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Ecuador Expat: Stewart Perez Living in Cumbaya (Quito)

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This is part of our Ecuador Expats Series.

Ecuador Expat Life: Stewart Perez, Cumbaya Ecuador

The Expat: Stewart Perez

ecuador-expat-Stewart-PerezWhat is your blog url?

LinkedIn: ec.linkedin.com/in/stewartperez

Where are you currently living?

We live in Cumbayá, Pichincha Province, Ecuador. Cumbayá is a rural parish of Quito, located in the Sierra region of Ecuador.

We've been living in this area since September of 2011.

What's Your Story?

My name is Stewart Perez and I'm married with 2 young children and our dog,

Lucky. I'm an architect from the States. I was born in Los Angeles, California.

I lived in California most of my life until I moved to Florida in the summer of 1999.

When and where did you get the idea of living in Ecuador?

Originally I didn't want to move out of the States, but I was having trouble finding work. I had worked for Hilton Worldwide before as a Regional Director of Design and Construction for a few years until the end of 2009 when the effects of 2008 hit.

My wife and I decided to move last year for a few reasons. One was the lack of opportunities in Florida in my field.

The 2nd major reason was the wonderful school we found for the kids in Ecuador.

Family was another reason. Both my parents and my wife are Ecuadorian. Right now I have dual citizenship so I'm a Gringo / Ecuatoriano. In our journey I resisted change.

Although we got dual status for the kids at the Ecuadorian Embassy in Miami before leaving, (my wife previously obtained USA citizenship a few years ago) I wanted to test the waters. I arrived in Ecuador with a Gringo passport as a tourist (good for 90 days).

We changed this to a business visa with the help of a lawyer after 2 months which expires this month. After a few months living here and seeing how well the kids have adapted, I decided yes and started the process of getting Ecuadorian citizenship through my birthright.

My work status changed to construction manager due to personal contacts and the fact that there is so much construction now in Ecuador.

How's your Spanish?

I consider myself born and raised Gringo from USA although my parents always spoke Spanish and English in the home.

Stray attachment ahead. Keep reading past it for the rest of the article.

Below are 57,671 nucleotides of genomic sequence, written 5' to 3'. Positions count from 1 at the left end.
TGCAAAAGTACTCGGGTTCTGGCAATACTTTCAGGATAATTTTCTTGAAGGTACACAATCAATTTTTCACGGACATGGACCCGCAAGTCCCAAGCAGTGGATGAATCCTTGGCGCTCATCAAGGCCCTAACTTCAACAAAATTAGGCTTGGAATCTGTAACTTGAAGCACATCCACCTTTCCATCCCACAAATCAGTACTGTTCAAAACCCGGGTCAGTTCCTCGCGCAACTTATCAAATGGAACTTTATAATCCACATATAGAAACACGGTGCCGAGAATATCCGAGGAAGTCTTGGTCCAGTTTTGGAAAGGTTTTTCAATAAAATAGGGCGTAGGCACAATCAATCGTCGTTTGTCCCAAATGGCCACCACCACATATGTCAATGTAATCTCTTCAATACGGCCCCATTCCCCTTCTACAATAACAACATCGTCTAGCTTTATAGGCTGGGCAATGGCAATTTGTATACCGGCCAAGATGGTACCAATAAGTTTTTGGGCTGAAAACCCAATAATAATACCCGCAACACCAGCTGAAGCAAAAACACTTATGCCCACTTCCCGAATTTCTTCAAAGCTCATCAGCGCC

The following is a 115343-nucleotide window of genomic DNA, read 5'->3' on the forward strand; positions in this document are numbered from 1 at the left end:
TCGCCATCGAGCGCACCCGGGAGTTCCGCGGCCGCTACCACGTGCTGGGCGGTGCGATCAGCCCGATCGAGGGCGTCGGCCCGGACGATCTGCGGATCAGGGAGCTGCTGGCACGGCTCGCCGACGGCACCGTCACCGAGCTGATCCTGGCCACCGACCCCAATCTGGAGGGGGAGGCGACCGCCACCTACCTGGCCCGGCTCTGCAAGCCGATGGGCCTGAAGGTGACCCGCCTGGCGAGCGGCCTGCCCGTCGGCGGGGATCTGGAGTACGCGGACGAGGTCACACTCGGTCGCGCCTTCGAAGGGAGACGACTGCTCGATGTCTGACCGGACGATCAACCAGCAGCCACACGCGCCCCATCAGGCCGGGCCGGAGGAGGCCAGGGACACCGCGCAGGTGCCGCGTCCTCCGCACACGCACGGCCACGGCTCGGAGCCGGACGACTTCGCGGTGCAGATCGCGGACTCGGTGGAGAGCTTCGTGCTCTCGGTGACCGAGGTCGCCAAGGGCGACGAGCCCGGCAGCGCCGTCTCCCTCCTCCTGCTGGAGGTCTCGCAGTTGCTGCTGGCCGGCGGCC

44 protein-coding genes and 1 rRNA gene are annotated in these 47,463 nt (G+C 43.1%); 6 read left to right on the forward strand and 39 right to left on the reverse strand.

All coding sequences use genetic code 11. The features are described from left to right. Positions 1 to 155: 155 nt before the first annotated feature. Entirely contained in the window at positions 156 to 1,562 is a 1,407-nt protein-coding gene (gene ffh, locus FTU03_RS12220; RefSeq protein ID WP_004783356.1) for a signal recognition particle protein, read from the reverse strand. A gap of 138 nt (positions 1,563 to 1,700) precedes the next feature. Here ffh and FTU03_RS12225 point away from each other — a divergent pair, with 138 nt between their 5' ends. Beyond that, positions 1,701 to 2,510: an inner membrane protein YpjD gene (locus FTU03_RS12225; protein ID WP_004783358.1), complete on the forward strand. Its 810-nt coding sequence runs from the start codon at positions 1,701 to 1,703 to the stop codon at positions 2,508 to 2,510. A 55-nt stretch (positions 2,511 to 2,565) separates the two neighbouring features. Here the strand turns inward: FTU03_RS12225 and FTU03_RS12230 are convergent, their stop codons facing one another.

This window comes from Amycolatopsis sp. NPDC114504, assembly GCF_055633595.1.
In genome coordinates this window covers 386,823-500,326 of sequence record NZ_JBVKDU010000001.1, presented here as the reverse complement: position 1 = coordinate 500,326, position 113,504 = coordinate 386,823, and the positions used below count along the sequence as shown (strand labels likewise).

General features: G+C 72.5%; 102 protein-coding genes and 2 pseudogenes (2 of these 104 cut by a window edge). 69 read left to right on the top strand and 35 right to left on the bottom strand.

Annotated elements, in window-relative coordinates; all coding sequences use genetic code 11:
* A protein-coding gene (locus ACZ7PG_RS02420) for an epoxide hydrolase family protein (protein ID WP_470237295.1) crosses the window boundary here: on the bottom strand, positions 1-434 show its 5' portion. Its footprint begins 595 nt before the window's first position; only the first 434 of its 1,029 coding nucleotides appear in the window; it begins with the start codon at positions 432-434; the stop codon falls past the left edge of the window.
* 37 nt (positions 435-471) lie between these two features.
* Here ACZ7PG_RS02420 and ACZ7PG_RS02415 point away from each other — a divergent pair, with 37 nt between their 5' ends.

After marriage my Spanish improved, and I used this professionally in work as well. Before arriving in Ecuador my Spanish was fluent.

Knowing (reading, writing and speaking) a second language is very important. South Florida has a diverse Spanish culture and I found knowing this language very useful.

In Ecuador it's indispensable. Many people know English in Ecuador because it's taught in many schools, but like any other language, if you don't practice and use it, you lose it.

Cuenca perhaps doesn't need so much Spanish because it's a smaller city compared to Quito, and there are many Gringo retirees there. Here in Quito, Gringos are hard to find.

There are places where they frequent like certain universities or bike riding on the Chaquinan Trail near Quito, but otherwise, I don't hear much English spoken in this area.

Here's the best way to learn Spanish.

What do you do?

I've always worked in Construction mostly in architecture firms in the States. My last job there I became more of an owner's rep. by representing an International Hotel chain and dealing with franchisees, architects, contractors and engineers and verifying their projects were up to Hilton standards.

Here in Ecuador I have a project working for a general contractor on a project for I.E.S.S. (Instituto Ecuatoriano de Seguridad Social) as a construction manager.

How do you find the cost of living in Ecuador?

Comparing with cost of living in the States overall the cost is lower here. In certain things, like groceries, it's maybe 30% lower. Fresh fruits are abundant at many street corners (10 Tangerines for $1).

If it's imported, the cost will be higher than in the States because of the import tax. Some items have been taken off the shelves because the tax was too high. My kids Aunt Jemima Maple Syrup is one victim.

Other things like gasoline definitely cheaper. Rent also but not much.  Schools also again but not much. We put the kids in a Catholic school so that's why. Insurance for cars and medical we found almost the same price, but we're looking for cheaper now.

What do you love about Ecuador?